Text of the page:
Zimbra sold to Telligent

So Zimbra has been sold to Telligent. The VAR Guy has a short analysis of the sale.

It’s clear that Zimbra has not been the success and fit VMware wished for. Looking at Red Hat’s success in the market place it would be cool if Zimbra were to Open Source everything and focus on installation, migration, integration and support. Obviously those areas also offer opportunities for partners. However, Telligent seems a typical proprietary software company with a modus operandi closer to Oracle or Microsoft than to Red Hat. So I would be very pleasantly surprised if they went the Red Hat route but I don’t get my hopes up.

So where does that leave us? As it stands there are three thriving Open Source Exchange alternatives: Zarafa, OX and SOGo. There’s plenty of room for those three in the market place to peacefully co-exist and grow. Any Zimbra partner or developer looking for greener pastures will find three alternatives to Zimbra that continually get stronger and better.

Postfix Pre-queue content-filter connection overload

What causes a “Pre-queue content-filter connection overload”

From the logwatch docs: “This sometimes occurs in reaction to a portscan or broken bots, or when postfix is overloaded, due to excessive header_checks/body_checks content filtering, or even too few smtpd processes to service the demand.”

So it can be caused by multiple things: maybe your Postfix server is too slow or does not have enough resources to handle all the incoming connections, maybe some botnet is scanning/hammering/DOS’ing your Postfix server, maybe your Postfix server is on a tiny VM which does not have enough horsepower to handle all the incoming connections or maybe your Postfix config is not as efficient as it could be, sucking up all available resources.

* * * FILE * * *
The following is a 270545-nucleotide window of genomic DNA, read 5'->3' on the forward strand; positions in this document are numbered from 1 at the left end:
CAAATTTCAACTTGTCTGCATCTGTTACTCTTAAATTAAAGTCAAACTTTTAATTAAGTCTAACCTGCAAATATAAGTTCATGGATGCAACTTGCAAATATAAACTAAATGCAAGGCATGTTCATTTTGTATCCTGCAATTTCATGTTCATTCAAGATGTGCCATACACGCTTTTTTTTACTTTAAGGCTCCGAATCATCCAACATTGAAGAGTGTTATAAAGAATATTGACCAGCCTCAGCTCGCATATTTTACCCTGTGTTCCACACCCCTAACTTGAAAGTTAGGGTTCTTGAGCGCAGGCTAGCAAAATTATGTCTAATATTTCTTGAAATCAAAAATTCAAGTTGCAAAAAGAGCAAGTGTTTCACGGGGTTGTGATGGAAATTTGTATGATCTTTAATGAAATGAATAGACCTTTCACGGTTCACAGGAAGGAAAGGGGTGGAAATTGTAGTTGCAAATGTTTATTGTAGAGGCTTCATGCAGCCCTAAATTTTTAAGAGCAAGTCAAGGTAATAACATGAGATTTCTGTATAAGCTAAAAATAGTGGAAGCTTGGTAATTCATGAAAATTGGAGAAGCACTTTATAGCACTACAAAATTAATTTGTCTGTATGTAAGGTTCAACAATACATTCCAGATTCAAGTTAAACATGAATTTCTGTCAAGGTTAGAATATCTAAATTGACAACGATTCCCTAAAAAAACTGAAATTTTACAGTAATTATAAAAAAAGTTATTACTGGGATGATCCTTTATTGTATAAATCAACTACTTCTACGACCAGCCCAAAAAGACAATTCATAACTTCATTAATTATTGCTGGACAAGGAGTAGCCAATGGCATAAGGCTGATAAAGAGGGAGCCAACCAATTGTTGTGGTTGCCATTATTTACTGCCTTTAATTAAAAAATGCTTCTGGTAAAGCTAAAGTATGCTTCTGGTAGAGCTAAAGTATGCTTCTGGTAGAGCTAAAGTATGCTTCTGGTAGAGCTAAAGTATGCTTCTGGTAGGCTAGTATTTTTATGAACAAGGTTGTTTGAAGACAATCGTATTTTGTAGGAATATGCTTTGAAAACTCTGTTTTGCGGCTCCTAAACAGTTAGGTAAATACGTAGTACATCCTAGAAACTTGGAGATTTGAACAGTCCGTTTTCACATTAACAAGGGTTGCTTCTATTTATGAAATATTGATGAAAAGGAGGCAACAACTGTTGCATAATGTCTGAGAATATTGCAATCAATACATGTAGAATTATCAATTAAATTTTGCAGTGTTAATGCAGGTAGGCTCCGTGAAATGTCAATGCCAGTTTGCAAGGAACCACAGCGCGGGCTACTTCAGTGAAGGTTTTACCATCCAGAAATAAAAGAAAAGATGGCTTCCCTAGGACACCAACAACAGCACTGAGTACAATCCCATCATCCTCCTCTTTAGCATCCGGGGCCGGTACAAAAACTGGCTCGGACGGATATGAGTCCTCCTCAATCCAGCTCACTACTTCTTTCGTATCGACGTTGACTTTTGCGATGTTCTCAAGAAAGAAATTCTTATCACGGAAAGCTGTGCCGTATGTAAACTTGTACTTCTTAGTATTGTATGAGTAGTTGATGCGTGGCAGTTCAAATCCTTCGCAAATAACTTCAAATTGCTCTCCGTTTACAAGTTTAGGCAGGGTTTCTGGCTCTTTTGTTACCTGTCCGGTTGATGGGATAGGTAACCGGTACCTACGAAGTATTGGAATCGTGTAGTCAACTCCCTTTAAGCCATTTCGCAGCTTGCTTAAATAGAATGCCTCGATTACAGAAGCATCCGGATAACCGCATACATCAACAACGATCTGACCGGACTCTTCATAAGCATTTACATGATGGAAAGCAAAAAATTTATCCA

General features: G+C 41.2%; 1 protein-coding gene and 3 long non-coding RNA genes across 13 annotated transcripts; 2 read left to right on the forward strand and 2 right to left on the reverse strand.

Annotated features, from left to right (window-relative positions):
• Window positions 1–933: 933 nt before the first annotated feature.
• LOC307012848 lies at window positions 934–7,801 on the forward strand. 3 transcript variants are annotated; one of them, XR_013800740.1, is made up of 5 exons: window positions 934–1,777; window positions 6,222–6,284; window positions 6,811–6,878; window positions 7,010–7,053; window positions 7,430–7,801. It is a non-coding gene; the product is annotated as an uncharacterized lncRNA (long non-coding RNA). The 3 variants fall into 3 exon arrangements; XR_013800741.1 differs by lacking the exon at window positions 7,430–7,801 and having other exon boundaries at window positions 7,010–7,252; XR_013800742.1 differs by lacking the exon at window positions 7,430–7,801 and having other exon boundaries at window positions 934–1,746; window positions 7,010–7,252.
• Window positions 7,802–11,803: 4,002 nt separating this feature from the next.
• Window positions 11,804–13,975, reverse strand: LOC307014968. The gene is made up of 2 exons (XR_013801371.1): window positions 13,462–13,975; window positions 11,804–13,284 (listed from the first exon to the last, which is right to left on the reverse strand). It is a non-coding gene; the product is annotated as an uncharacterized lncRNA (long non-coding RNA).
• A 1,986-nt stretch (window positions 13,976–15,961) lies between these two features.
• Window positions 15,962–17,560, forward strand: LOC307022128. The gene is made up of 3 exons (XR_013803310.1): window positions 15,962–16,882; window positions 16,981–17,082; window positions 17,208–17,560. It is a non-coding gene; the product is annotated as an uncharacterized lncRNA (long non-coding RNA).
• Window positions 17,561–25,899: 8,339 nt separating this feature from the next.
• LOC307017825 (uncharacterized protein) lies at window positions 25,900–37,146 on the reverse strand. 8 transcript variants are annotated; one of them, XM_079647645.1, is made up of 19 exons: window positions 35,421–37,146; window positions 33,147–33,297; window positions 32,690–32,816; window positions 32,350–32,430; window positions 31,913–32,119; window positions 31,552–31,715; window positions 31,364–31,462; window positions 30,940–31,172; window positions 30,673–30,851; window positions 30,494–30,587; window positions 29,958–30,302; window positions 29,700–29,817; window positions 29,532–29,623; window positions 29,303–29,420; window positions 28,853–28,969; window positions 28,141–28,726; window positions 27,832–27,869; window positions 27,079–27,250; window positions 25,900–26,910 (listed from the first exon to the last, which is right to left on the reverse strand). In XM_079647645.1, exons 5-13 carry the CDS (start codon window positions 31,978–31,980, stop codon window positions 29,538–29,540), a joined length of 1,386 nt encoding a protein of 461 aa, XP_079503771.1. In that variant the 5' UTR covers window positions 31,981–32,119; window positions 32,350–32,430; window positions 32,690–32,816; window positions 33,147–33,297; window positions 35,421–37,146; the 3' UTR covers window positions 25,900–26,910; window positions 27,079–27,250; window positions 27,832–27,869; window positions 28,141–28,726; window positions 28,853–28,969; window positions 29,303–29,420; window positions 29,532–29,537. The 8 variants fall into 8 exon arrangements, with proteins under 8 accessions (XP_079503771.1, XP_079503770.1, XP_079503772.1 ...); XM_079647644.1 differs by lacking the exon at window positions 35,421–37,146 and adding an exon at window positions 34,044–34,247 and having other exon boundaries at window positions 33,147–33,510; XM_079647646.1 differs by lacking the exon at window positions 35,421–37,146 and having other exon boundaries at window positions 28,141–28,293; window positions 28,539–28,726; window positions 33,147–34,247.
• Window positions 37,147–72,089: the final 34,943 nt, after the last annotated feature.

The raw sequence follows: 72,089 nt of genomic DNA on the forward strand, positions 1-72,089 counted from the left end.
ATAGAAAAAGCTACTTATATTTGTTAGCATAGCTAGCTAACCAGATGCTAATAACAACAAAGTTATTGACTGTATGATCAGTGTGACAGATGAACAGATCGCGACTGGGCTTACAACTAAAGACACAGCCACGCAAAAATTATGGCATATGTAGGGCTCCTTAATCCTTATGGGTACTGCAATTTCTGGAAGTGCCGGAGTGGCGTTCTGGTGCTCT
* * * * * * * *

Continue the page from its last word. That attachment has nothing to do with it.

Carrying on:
You can find these ghost connections with:

The reason for “unknown” instead of an IP address is that the connection got dropped almost immediately after being established. This caused the entry in kernel space to be removed before Postfix was able to process the connection. So once Postfix got around to handle the connection all information from that connection like IP address was already lost. The only thing possible for Postfix was to log a connection from an unknown source.

What to do about “Pre-queue content-filter connection overload”

If a logwatch report mentions “Pre-queue content-filter connection overload” then you may want to read:
http://www.postfix.org/STRESS_README.html
http://www.postfix.org/postconf.5.html#smtpd_timeout

And tweak your Postfix config with the suggestions from the STRESS_README document.

For example in /etc/postfix/master.cf
– specify a higher “maxproc” field for all pre-queue smtpd processes
– specify a zero “maxproc” field in all policy server entries

and in /etc/postfix/main.cf
– specify smtpd_timeout = ${stress?10}${stress:60}s

Now reload postfix and monitor your postfix logfile and logwatch reports. Refine if necessary. If this does not solve the connection overload because your postfix server gets hammered by thousands of bots then you may want to look at postscreen which is part of Postfix 2.8.

Disable this message in Logwatch

If you prefer Logwatch not to report this then you can disable it in the logwatch configuration by setting option “$postfix_ConnectionLostOverload” to 0 (that’s a zero):

More info can be found in /usr/share/logwatch/default.conf/services/postfix.conf